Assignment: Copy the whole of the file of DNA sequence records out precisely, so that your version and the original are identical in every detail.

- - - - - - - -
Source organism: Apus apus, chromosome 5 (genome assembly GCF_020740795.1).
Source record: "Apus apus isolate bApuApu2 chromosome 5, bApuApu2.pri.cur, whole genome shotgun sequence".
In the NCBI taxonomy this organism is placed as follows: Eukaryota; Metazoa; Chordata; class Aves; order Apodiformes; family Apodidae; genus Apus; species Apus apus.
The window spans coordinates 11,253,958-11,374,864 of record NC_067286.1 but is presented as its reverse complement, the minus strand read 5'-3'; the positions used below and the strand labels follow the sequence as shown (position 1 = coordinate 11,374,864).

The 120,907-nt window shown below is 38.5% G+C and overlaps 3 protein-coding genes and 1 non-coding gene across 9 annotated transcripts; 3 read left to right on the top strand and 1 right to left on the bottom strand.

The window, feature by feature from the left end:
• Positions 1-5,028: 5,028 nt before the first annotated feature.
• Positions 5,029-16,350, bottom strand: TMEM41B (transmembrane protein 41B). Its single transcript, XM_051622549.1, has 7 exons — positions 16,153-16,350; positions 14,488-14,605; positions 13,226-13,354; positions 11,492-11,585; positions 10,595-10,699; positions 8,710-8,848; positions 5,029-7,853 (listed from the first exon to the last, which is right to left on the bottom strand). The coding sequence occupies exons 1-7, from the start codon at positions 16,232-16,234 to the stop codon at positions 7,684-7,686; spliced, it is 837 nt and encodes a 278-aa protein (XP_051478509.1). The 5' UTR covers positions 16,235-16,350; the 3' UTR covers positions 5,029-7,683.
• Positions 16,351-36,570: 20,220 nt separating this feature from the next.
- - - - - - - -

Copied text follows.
Source organism: Apus apus, chromosome 5 (genome assembly GCF_020740795.1).
Source record: "Apus apus isolate bApuApu2 chromosome 5, bApuApu2.pri.cur, whole genome shotgun sequence".
In the NCBI taxonomy this organism is placed as follows: Eukaryota; Metazoa; Chordata; class Aves; order Apodiformes; family Apodidae; genus Apus; species Apus apus.
The window spans coordinates 11,253,958-11,374,864 of record NC_067286.1 but is presented as its reverse complement, the minus strand read 5'-3'; the positions used below and the strand labels follow the sequence as shown (position 1 = coordinate 11,374,864).

The 120,907-nt window shown below is 38.5% G+C and overlaps 3 protein-coding genes and 1 non-coding gene across 9 annotated transcripts; 3 read left to right on the top strand and 1 right to left on the bottom strand.

The window, feature by feature from the left end:
• Positions 1-5,028: 5,028 nt before the first annotated feature.
• Positions 5,029-16,350, bottom strand: TMEM41B (transmembrane protein 41B). Its single transcript, XM_051622549.1, has 7 exons — positions 16,153-16,350; positions 14,488-14,605; positions 13,226-13,354; positions 11,492-11,585; positions 10,595-10,699; positions 8,710-8,848; positions 5,029-7,853 (listed from the first exon to the last, which is right to left on the bottom strand). The coding sequence occupies exons 1-7, from the start codon at positions 16,232-16,234 to the stop codon at positions 7,684-7,686; spliced, it is 837 nt and encodes a 278-aa protein (XP_051478509.1). The 5' UTR covers positions 16,235-16,350; the 3' UTR covers positions 5,029-7,683.
• Positions 16,351-36,570: 20,220 nt separating this feature from the next.